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Why missing Saudi journalist’s Apple Watch is an interesting, but unlikely, lead

Police investigating the missing Saudi journalist Jamal Khashoggi are searching for his Apple Watch to obtain his health and location data before his disappearance. But that may prove impossible, according to new details learned by TechCrunch. The Saudi-born U.S. resident and Washington Post columnist  went missing last week after he entered the Saudi consulate in Istanbul, reportedly to obtain marriage papers. His soon-to-be wife was waiting outside the consulate with Khashoggi’s iPhone. Khashoggi never emerged from the consulate, sparking a manhunt. It has been reported but not confirmed that he was killed inside the consulate. The Washington Post reports that U.S. intercepts showed efforts by the Saudi crown prince Mohammad bin Salman to lure the reporter back to the kingdom and detain him. Khashoggi was a vocal critic of the Saudi government. The Saudi kingdom has denied any involvement with his disappearance. On Wednesday, Reuters reported , citing Turkish officials, that investigators were looking to Khashoggi’s black Apple Watch that he was wearing as he entered the consulate. The inference was that any data collected by the Apple Watch could glean answers into health data, such as his heart rate, location or other clues. Turkey does not have the watch, Reuters said, suggesting it may have been lost, destroyed or remains in the custody of Saudi authorities. TechCrunch staff have scoured several photo libraries and social media and found one image of Khashoggi wearing a third-generation Apple Watch — based on the red dot on the watch’s crown.

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Apple’s Watch isn’t the first with an EKG reader but it will matter to more consumers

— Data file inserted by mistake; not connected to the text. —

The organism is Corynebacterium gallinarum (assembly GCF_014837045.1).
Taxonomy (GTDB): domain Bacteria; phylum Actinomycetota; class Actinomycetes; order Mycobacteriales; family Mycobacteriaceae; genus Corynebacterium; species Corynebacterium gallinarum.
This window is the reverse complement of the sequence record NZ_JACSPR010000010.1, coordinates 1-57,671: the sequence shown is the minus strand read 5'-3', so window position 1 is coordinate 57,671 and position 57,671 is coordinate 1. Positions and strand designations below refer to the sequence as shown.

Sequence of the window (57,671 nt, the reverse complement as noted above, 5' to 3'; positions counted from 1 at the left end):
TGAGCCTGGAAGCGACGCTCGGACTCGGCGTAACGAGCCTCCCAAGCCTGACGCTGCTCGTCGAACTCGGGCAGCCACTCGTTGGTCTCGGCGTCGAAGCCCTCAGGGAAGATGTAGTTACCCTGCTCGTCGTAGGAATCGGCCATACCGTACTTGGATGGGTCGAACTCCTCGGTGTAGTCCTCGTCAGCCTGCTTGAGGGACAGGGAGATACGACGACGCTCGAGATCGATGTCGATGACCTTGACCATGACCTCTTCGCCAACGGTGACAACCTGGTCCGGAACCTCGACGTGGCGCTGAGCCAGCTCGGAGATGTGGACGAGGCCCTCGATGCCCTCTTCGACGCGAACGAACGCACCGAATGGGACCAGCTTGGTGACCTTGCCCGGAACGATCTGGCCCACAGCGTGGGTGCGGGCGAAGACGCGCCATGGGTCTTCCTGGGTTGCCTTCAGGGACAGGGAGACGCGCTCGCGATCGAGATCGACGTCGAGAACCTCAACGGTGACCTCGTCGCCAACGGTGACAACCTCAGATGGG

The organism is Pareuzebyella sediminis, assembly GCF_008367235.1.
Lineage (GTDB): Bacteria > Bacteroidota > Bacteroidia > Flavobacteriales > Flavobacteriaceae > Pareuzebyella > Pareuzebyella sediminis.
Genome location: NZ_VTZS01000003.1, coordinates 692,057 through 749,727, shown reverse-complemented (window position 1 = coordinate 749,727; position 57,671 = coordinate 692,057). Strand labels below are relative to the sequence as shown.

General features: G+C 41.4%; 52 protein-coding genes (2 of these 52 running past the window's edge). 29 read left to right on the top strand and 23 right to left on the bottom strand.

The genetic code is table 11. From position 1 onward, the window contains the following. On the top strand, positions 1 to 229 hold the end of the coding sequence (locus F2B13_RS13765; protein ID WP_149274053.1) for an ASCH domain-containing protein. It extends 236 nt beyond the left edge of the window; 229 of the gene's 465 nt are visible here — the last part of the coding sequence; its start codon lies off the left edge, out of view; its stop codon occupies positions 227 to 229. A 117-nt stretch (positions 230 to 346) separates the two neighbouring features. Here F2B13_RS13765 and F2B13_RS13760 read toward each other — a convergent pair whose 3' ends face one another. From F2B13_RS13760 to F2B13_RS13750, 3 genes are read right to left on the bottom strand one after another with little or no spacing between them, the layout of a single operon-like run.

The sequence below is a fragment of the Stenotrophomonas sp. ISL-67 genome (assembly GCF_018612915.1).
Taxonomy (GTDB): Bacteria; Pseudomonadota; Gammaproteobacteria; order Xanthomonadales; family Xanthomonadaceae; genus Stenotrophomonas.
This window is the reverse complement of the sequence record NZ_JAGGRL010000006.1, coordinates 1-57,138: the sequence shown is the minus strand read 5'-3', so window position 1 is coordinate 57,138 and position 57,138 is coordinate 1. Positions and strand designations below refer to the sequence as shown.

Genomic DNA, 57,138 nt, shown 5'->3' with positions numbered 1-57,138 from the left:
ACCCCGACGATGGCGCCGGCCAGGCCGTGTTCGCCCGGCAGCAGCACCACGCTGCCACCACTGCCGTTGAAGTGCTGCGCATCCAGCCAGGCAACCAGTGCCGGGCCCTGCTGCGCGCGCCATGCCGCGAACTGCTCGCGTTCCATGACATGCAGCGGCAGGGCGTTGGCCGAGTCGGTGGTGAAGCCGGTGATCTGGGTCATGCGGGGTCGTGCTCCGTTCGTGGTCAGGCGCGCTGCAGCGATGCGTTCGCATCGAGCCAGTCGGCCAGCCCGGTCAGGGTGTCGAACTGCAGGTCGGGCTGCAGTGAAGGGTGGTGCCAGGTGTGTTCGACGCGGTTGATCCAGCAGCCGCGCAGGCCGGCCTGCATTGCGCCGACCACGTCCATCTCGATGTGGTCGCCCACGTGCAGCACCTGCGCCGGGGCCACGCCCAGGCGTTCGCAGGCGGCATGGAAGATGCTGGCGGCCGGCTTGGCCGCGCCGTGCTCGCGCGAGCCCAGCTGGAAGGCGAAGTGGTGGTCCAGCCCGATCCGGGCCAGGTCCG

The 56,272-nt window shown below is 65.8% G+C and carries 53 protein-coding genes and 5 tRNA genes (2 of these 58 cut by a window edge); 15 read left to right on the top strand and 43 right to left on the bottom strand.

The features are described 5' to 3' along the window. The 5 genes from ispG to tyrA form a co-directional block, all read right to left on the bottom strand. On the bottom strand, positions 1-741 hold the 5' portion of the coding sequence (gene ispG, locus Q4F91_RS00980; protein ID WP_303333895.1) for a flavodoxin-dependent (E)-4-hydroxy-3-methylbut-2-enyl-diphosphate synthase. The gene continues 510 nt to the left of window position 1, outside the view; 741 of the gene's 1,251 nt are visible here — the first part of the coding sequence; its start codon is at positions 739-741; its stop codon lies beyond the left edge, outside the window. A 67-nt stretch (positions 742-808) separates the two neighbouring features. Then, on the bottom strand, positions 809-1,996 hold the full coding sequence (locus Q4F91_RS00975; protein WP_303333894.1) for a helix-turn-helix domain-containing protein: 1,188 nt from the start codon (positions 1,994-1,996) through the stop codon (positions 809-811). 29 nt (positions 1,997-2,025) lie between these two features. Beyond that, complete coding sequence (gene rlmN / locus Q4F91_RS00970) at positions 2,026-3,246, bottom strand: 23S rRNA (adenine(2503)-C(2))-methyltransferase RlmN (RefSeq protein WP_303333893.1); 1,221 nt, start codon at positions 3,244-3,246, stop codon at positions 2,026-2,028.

Apple’s COO Jeff Williams exuberantly proclaimed Apple’s Watch was the first to get FDA clearance as an over-the-counter electrocardiogram (EKG) reader during the special event at Apple headquarters on Wednesday. While Apple loves to be first to things, that statement is false. AliveCor has held the title of first since late last year for its KardiaMobile device, a $100 stick-like metal unit you attach to the back of a smartphone. Ironically, it also received FDA clearance for the Kardiaband, an ECG reader designed to integrate with the Apple Watch and sold at Apple stores and just this week , the FDA gave the go ahead for AliveCor’s technology to screen for blood diseases, sans blood test. However, the Apple Watch could be the first to matter to a wider range of consumers. For one, Apple holds a firm  17 percent of the world’s wearables market, with an estimated shipment volume of 28 million units in just 2018. While we don’t know how many AliveCor Kardiaband and KardiaMobile units were sold, it’s very unlikely to be anywhere near those numbers. For another thing, a lot of people, even those who suspect they have a heart condition, might have some hesitations around getting a separate device just to check. Automatic integration makes it easy for those curious to start monitoring without needing to purchase any extra equipment. Also, while heart disease is the number one killer in the U.S. and affects a good majority of the global population, most of us probably aren’t thinking about our heart rhythm on a daily basis. Integrating an EKG reader straight into the Watch makes monitoring seamless and could take away the fear some may have about finding out how their heart is doing. Then there’s the Apple brand, itself.